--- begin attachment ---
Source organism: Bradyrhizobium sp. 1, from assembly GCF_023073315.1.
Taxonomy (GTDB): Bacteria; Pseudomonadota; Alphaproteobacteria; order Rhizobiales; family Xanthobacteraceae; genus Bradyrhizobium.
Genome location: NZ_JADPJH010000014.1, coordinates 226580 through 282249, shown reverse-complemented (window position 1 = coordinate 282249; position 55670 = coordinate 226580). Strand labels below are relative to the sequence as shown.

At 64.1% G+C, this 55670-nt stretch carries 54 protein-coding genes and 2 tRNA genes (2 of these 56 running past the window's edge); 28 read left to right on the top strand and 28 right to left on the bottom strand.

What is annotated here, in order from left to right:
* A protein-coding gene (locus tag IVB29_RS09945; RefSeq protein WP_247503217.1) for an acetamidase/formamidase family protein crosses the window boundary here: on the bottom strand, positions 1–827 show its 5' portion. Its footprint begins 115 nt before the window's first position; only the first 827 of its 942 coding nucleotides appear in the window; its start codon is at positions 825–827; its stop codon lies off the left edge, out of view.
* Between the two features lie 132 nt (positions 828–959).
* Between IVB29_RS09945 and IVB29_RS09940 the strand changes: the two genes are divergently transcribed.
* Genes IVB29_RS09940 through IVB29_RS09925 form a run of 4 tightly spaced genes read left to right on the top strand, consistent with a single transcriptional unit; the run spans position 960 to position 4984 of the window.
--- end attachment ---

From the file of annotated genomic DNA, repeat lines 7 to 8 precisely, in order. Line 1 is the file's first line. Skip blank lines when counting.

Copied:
* Between the two features lie 132 nt (positions 828–959).
* Between IVB29_RS09945 and IVB29_RS09940 the strand changes: the two genes are divergently transcribed.